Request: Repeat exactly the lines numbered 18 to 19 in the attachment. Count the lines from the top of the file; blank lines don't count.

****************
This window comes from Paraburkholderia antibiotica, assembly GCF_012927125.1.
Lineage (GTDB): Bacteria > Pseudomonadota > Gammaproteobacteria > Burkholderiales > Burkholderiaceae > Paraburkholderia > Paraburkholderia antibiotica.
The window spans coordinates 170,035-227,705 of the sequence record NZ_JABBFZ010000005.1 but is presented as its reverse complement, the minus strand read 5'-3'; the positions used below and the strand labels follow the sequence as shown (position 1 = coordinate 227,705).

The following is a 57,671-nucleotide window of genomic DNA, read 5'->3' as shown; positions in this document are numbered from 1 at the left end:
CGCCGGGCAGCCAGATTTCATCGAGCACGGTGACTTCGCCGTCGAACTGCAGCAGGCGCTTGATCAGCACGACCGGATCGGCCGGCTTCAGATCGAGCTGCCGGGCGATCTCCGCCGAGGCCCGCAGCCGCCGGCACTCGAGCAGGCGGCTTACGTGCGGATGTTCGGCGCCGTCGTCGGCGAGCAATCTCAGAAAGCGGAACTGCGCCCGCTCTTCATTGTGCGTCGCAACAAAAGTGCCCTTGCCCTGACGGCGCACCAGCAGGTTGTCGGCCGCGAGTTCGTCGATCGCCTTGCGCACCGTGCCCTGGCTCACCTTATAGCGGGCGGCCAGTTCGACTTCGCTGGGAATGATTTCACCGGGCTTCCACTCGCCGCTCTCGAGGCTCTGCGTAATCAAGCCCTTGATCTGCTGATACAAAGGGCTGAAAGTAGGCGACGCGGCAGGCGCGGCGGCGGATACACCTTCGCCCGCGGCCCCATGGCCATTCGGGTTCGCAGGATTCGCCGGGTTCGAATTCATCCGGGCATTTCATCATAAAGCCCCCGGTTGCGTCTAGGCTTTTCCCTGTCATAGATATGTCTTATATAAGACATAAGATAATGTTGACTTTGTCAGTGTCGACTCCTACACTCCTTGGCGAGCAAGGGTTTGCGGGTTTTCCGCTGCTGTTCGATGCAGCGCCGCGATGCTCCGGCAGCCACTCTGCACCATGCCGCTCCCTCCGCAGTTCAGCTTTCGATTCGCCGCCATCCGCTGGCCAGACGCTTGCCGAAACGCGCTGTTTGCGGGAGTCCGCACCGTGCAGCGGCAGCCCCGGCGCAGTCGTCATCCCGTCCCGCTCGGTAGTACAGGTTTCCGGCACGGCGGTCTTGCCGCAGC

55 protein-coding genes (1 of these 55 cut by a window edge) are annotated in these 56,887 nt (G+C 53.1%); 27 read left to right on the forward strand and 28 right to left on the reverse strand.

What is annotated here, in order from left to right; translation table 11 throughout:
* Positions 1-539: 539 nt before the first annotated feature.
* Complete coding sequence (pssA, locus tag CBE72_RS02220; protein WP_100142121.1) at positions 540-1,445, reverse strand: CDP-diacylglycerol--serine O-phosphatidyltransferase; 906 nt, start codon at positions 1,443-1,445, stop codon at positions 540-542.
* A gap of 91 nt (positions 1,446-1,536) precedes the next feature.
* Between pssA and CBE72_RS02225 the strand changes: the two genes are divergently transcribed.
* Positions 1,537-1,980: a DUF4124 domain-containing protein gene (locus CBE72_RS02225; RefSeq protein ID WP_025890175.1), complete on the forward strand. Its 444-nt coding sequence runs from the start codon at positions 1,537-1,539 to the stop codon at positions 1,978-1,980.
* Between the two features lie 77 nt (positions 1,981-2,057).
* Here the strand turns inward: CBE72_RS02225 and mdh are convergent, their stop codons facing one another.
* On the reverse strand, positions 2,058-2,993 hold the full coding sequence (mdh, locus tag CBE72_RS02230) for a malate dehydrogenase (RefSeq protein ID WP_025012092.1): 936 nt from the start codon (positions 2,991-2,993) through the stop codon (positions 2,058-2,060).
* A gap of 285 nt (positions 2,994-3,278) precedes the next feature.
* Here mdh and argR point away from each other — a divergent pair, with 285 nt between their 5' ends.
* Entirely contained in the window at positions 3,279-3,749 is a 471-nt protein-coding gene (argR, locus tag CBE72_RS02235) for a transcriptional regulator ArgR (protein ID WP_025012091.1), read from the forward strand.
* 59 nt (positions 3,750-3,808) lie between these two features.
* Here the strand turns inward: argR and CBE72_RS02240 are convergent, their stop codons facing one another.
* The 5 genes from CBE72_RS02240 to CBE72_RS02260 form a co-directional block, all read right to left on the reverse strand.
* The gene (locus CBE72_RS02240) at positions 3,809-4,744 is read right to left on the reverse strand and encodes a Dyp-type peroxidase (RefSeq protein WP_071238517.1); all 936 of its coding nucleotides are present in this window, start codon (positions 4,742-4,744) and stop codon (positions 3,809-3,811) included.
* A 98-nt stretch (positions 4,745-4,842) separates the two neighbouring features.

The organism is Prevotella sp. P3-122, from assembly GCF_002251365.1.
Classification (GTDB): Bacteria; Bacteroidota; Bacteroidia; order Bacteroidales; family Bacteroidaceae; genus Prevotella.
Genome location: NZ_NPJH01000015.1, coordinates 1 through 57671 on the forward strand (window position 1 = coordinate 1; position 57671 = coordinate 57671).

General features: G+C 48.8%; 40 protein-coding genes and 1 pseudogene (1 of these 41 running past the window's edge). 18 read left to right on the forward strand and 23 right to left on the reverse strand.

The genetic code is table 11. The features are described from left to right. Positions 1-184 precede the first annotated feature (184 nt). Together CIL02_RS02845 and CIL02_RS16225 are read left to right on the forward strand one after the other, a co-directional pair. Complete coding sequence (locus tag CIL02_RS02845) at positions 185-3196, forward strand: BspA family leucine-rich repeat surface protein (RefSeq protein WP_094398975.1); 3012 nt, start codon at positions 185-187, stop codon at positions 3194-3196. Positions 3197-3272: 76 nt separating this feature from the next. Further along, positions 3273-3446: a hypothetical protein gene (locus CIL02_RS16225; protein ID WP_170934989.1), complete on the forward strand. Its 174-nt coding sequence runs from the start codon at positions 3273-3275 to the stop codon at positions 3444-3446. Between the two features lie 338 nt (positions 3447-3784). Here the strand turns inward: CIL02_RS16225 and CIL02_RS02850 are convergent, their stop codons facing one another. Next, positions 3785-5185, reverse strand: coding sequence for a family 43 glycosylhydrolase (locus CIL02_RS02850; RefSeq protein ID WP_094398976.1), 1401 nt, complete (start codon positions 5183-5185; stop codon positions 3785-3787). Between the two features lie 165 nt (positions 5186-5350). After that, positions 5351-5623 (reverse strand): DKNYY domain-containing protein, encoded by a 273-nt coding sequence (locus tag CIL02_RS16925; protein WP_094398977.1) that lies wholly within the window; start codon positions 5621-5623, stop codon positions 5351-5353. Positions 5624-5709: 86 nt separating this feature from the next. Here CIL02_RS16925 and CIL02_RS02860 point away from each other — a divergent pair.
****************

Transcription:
* Entirely contained in the window at positions 3,279-3,749 is a 471-nt protein-coding gene (argR, locus tag CBE72_RS02235) for a transcriptional regulator ArgR (protein ID WP_025012091.1), read from the forward strand.
* 59 nt (positions 3,750-3,808) lie between these two features.